Highway projects in Manipur and stabilising role of agriculture; not as backbencher
Physical infrastructures said to be the foundation of sustainable development, have captured the critical attention of all countries in the world. The whole world has witnessed some kind of revolution of connectivity breaking the geographical barrier. To-day the whole world has become a global village.
America, the most powerful nation was saved from the growing clutch of Great Depression by the prompt and carefully designed policy of Public Works which subsequently paved way to a new lease of life of recovery and perceptible development.
As catalyst, physical infrastructures while forming lasting economic asset, confer upon the economy four distinct advantages. It increases production. It raises productivity per unit of factor of production. It stimulates the impulses of innovation and larger market interaction. The gradual reduction of unit cost of production is, perhaps, a great contribution leading to economies of large scale production. Above all, the social vision of greater horizon and larger competition could be a perennial hope for a new world of growth with stability. In short, one can expect larger production, better quality of life and increasing contribution to economic development.
The strong relationship between infrastructure and economic growth is substantiated by the fact that “A 1 per cent increase in the stock of infrastructures is associated with 1 per cent increase in GDP across all countries” (World Bank 2002). In India a target of 5 per cent increase of economic growth would require the rate of increase of 8 per cent of infrastructure (Economic Survey 1993-94)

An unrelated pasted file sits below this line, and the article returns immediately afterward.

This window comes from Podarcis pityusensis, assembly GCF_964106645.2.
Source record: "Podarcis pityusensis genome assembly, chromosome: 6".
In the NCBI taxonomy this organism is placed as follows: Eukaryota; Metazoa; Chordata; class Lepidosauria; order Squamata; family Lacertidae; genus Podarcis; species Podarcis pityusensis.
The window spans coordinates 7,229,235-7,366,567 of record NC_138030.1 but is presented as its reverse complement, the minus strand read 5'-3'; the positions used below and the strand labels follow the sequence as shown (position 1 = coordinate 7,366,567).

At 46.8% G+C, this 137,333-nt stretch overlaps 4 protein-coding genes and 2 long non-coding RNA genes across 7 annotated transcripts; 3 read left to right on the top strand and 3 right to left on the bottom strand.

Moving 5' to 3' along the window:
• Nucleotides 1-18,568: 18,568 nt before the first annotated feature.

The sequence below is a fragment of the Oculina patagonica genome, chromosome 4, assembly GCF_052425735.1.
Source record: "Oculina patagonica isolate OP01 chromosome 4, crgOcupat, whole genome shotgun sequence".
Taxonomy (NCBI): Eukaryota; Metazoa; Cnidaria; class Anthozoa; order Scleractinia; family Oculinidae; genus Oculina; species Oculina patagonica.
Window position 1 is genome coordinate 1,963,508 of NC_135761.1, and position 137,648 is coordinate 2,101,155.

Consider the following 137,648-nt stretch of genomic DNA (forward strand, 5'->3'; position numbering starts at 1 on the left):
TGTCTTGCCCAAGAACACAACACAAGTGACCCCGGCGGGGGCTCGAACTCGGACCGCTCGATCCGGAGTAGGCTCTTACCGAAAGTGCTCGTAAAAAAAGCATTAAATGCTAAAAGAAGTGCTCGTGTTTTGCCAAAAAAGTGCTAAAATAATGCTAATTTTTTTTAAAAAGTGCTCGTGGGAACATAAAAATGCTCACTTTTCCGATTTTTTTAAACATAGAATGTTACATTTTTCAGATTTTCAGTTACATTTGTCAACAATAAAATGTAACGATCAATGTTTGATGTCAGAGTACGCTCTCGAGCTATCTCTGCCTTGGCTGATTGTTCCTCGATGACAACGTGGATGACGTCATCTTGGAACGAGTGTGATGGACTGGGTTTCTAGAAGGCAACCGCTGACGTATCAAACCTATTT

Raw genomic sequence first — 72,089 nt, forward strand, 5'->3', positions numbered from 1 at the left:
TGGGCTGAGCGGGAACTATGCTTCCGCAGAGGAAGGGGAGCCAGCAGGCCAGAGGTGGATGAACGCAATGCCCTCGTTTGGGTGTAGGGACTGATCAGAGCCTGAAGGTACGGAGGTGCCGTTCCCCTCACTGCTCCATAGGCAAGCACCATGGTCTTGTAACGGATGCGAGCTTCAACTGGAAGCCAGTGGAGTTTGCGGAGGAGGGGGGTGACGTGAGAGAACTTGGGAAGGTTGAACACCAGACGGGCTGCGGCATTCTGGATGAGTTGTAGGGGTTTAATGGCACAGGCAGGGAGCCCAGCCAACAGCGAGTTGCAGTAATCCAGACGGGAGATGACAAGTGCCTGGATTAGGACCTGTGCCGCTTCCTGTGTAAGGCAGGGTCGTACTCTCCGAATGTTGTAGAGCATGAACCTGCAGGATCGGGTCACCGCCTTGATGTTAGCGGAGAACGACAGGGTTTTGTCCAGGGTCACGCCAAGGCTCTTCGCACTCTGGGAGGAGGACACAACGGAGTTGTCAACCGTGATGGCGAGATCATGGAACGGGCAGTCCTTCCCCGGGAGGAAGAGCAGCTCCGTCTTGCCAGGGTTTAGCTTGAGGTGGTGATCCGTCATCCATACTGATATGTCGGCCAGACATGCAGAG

The recent inauguration of Highways worth more than Rs. 3000 crore in Manipur in addition to a number of on-going projects speaks volume. But the high sounding advantages of Highways depend largely upon the way they are taken advantage of by the people in and around the area. Today the National Highway, Dimapur-Imphal-Moreh, has become a fine route for Drug Trade, the unpalatable, perhaps, highly disturbing offshoot of the Indo-Myanmar Border Trade, 1994-95.
There are two schools of thought. One school is the view that infrastructure should be available before the development initiatives. The contention of another school is that better infrastructure would be required only when the said area has enough potential and passion for larger development. The case of Highways constructed for defence purpose is nothing new. Right now Ladakh is witnessing phenomenal expansion of highways for defence. Of course, the people in the territory may gain economic advantages of trade and commerce.
Look at huge lack of physical infrastructures in Manipur. The length of National Highways in the state remained constant with 959 km till 2011. The length of single-lane accounted for 48.49%; while 2-lane for 49.11%. The length of 4-lane was only 23 km.
The density of road was extremely low with 85.70 km per 100 Sq. Km. of Area in 2011 as against 287.06 Km. of Goa and 517.77 Km. of Kerala. Interestingly, only 971 Km were surfaced out of the total length of 1,137 of State highways in 2011.